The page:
Bob also showed me how to write letters of recommendations and taught me many other life and professional lessons outside of the classroom. And of course, he could tell a good story - many of which I will continue to share! Even my students that never had the pleasure of meeting Bob knew of him, his unique way of describing math, and many of his stories.

My heart is broken - I will deeply miss Bob. He was a remarkable mathematican that taught me there is both beauty and creativity in simplicity. There's absolutely nothing wrong with going back to the basics - you just might see something new and remarkable.

- Katie Oliveras, Ph.D. Alum, Applied Mathematics, 2009

Bob always reminded me of the meaning of it all... real scholarship in math, and a real pleasure in the experience. He knew everything and everyone in his field, and in others as well. I'd keep my bike helmet on when entering his office, with tens of thousands of pages of the latest books teetering on high shelves and tabletops, but there was Bob, fearless, with a huge smile, at his desk, ready to talk about math or mathematical personalities or to go for a walk for a lunch. Bob, you are sorely missed, and your example shines on.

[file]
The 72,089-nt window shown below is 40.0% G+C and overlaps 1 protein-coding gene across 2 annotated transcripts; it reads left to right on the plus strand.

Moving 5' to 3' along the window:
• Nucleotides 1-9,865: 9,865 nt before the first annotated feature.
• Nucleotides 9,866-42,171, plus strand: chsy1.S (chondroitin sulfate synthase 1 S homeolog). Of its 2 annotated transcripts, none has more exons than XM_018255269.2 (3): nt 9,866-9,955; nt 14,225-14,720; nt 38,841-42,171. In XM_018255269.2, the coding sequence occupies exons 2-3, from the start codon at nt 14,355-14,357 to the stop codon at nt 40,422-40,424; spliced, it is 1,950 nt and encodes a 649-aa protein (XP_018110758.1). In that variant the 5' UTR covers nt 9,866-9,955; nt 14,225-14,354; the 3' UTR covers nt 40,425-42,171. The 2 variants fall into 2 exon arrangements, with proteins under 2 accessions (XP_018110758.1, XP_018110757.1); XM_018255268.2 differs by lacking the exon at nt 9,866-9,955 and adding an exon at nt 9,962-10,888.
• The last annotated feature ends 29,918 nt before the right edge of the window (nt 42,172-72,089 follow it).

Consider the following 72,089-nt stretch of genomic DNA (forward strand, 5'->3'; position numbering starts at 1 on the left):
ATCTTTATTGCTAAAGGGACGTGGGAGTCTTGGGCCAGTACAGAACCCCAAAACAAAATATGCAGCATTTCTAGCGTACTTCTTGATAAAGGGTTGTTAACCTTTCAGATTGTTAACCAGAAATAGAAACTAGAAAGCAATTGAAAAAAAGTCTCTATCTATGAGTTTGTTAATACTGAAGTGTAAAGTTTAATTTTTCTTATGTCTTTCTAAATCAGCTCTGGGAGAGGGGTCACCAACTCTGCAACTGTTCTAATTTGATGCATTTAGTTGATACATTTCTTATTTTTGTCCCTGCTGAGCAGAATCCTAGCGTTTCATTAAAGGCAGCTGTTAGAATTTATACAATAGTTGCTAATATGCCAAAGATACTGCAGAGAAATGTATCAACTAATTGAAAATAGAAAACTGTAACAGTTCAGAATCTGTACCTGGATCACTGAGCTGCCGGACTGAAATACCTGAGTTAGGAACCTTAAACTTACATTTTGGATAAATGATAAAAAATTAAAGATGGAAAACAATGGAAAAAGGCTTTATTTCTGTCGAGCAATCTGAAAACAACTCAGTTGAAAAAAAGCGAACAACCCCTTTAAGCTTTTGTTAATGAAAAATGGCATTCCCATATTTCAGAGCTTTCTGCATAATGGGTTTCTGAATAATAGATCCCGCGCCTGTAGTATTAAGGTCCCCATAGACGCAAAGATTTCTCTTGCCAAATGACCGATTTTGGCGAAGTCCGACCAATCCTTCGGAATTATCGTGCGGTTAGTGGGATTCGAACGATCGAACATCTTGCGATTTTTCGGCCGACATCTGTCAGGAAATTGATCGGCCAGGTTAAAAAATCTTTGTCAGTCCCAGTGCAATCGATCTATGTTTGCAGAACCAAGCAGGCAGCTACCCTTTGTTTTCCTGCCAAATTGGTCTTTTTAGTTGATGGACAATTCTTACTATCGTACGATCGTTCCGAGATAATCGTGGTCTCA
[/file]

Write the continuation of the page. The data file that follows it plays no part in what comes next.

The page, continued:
- Eric Shea-Brown, Faculty, Applied Mathematics

I remember Bob O'Malley as a very kind and thoughtful professor. I was a graduate student in Applied Mathematics when Bob arrived to UW as head of the department. I don't think I had any classes with him, but he still knew me and would say hello. It was clear to me that he was interested in and cared about all of the graduate students. Later, I thoroughly enjoyed doing a SIAM book review for him. I don't have any photos to share, but in my mind's eye I see a large jovial man with a twinkle in his eye and a ready, generous laugh.

- Rebecca Tyson, Ph.D. alum, Applied Mathematics, 1996